Saturday night during Art Basel weekend seemed to be the most competitive night out of the entire event, stacking a slew of great events across the city of Miami. Day parties, night parties, art galleries that ran all day and night, you name it. A few weeks before Art Basel, the New York City-based venue Verboten announced an edition of its outdoor concert series StageONE was in fact making its Miami debut on Saturday of Art Basel weekend. A few weeks later, the lineup was revealed: Art Department, a rare U.S. show from Black Coffee, Matthew Dear, and more.

As the event drew nearer, concerns over the inclement weather during Art Basel were addressed to the outdoor pop-up party scheduled to take place in Wynwood. On the day of the show, Verboten announced StageONE was forced to change: it would no longer run from 1 p.m. to 1 a.m., and would instead be moved inside the Heart Nightclub downtown and run ‘til early in the morning. Many people hoping to attend StageONE and another late-night show voiced complaints, but that didn’t stop the inaugural Miami edition of StageONE from being one of the definitive Art Basel parties all weekend.

The event started shortly before the original event was scheduled to end, a poetic choice made by the Verboten organizers. True to the spirit of Miami, the schedule gave each artist two hours to perform, scheduled to start from late at night to past the break of dawn. Heart Nightclub recently opened in Miami, but StageONE made a very strong case for the club’s future within the city’s often aggressive nightlife scene. Inside, the brightly lit Verboten logo provided a banner for the DJ booth, an intimate space only barely separating performers from attendees. Despite the event change-up, plenty of attendees flocked to Heart during the peak of the night at midnight.

Matthew Dear, founder of the Ghostly International record label, played from midnight to 2 a.m., and showcased a set of hard-hitting techno tunes unlike the tracks heard from Ghostly artists like Tycho and Gold Panda. He raised the energy level gradually during the set, a welcome choice given the many hours following his set. The crowd, full of reciprocating dancers, ate up his song selection like candy.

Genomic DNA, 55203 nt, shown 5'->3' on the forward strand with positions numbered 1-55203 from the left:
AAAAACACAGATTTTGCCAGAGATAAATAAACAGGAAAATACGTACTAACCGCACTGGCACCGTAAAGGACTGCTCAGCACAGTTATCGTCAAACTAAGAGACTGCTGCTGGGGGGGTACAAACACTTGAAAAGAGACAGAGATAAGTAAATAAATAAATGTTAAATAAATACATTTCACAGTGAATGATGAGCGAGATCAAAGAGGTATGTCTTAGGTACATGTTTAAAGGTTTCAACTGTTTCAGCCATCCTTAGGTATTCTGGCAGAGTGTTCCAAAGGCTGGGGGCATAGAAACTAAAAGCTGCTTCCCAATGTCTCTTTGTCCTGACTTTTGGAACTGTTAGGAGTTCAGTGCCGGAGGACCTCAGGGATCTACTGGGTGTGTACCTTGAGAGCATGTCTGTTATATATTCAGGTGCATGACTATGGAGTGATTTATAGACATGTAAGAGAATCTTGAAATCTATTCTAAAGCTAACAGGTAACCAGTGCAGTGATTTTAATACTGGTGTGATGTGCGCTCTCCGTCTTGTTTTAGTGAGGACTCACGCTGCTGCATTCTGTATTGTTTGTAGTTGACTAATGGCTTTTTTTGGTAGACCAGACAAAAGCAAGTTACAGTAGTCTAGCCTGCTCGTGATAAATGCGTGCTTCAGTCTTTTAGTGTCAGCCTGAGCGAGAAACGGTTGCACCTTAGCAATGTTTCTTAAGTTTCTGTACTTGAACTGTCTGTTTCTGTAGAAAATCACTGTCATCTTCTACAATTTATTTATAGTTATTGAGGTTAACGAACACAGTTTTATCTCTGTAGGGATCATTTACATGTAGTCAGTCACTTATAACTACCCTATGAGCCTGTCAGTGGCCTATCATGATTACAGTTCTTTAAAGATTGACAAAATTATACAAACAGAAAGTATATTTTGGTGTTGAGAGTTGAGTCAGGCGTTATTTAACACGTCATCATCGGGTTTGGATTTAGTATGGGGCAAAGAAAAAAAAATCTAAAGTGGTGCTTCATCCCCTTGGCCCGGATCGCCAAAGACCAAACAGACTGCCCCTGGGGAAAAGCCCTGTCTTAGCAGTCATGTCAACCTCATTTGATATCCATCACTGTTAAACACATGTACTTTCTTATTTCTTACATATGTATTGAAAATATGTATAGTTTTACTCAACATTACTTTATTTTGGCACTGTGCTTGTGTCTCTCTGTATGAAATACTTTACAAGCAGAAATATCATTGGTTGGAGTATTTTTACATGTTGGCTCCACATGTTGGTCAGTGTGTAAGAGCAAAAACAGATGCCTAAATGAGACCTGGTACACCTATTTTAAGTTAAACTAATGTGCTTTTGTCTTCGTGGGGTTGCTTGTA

Our most hyped set of the night followed: the South African-based Black Coffee delivered a groovy, almost tribal two-hour set. The DJ and producer represents one of Africa’s most widely recognized artists, and his fame has just started to heat up in the United States. Complete with drum beats, rhythmic grooves, and choice remixes of hit EDM tracks such as “Show Me Love” by Robin S, Black Coffee earned plenty of new fans during his set and cemented his legendary status among his diehard fanbase.

The headliner of the night, Art Department, performed toward the end of the event from 4 to 6 a.m., but that did not stop member Jonny White from spinning a relentless mix of tech house tracks and psychedelic vocal samples. Art Department became a single member effort after Kenny Glasglow left this year, but White still epitomized everything great about the group across his two hour set.

The event continued well into the morning, but we called it a night shortly after Art Department finished. Verboten continues to make national headlines with its events, and we sincerely hope they plan to bring the StageONE concert series back to Miami in the near future. Perhaps during Miami Music Week? Despite some interference from Mother Nature, Verboten adapted the StageONE format and organized an exceptional event. We cannot wait to see what’s next.